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PW 2562 Improving seatbelt use through high-tech enforcement in a chinese city: results from an observational study
  1. Qingfeng Li1,
  2. Juanjuan Peng2,
  3. Ting Chen1,
  4. Yan Yu2,
  5. Adnan A Hyder1
  1. 1Johns Hopkins Bloomberg School of Public Health, Baltimore, Maryland, USA
  2. 2Shanghai Center for Disease Control and Prevention, Shanghai, China


Objective As the most populous city in China, Shanghai has 24.4 million resident population, 6.5 million of whom are motor vehicle drivers. According to the Traffic police, 868 people died due to road traffic crashes in 2016 in Shanghai. Wearing a seatbelt reduces the risk of death in the event of a crash by 50% for front seat occupants and 75% for rear seat occupants. Chinese traffic laws require seatbelt use for all occupants, but difficulty with enforcement has resulted in low compliance rate. Shanghai police started using high-resolution cameras and object-detection algorithm in seatbelt enforcement since early 2016. Our objective is to assess the level and trend of seatbelt use in Shanghai.

Methods Data are collected at eight randomly selected locations throughout the city. The sites were picked to allow for a range of road types (elevated and ground, urban and peri-urban, varying speed limits) and geographic locations. Data collection covers most times of the day on both weekday and weekend. This allows a full representation of varying traffic models during both rush hours and non-rush hours. At each site, trained field workers from Shanghai CDC observed seatbelt use of occupants in all passing motor vehicles.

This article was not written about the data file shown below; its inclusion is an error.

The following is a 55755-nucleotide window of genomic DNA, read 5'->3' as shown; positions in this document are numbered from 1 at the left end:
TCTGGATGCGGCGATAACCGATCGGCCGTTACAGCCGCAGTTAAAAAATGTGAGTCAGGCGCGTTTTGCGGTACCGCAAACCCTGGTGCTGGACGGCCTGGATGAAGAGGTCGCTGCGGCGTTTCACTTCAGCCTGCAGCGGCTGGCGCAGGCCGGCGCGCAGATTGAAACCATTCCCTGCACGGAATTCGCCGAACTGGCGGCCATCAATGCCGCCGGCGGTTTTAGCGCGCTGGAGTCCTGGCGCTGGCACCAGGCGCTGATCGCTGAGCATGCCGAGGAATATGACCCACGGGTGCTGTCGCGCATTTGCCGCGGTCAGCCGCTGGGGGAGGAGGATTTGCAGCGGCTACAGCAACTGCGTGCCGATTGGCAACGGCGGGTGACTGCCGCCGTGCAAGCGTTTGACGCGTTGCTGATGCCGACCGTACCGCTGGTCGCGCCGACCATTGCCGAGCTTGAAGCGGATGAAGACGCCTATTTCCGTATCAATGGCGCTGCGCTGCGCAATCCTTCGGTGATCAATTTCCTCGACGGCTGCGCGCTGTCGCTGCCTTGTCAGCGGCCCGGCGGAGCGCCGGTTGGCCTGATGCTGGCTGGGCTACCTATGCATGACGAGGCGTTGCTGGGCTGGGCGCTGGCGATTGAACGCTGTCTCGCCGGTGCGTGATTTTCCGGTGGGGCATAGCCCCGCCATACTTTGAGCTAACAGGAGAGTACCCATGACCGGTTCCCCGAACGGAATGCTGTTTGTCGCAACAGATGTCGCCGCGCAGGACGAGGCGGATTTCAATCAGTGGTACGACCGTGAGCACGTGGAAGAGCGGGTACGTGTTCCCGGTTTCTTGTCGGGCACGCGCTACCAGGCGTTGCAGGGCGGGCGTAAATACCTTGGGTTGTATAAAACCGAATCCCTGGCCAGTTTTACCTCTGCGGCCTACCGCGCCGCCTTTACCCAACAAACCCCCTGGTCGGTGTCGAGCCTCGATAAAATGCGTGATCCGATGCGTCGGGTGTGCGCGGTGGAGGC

Findings We have completed five rounds of data collection with a total sample size of 57 639 drivers and passengers. The seatbelt use rate has been consistently increasing over time, from 60.8% in round 1% to 81.4% in round 5. The increase is substantial and statistically significant for both drivers and passengers. The seatbelt use was more than twice higher among drivers than passengers, but the ratio of driver over passenger wearing rate has been declining, which implies that the passenger use rate is catching up. Females are more likely to wear seatbelt than males. 95.7% of female drivers and 71.2% female passengers use seatbelt, compared to 94.4% for male drivers and 39.6% for male passengers.

Conclusion and policy implications Seatbelt use has been boosted by the deployment of computer vision technology in enforcement. Other cities in China and other countries facing similar challenges with seatbelt enforcement may learn from Shanghai’s experience.

  • seatbelt
  • high-tech enforcement
  • Shanghai
  • road safety

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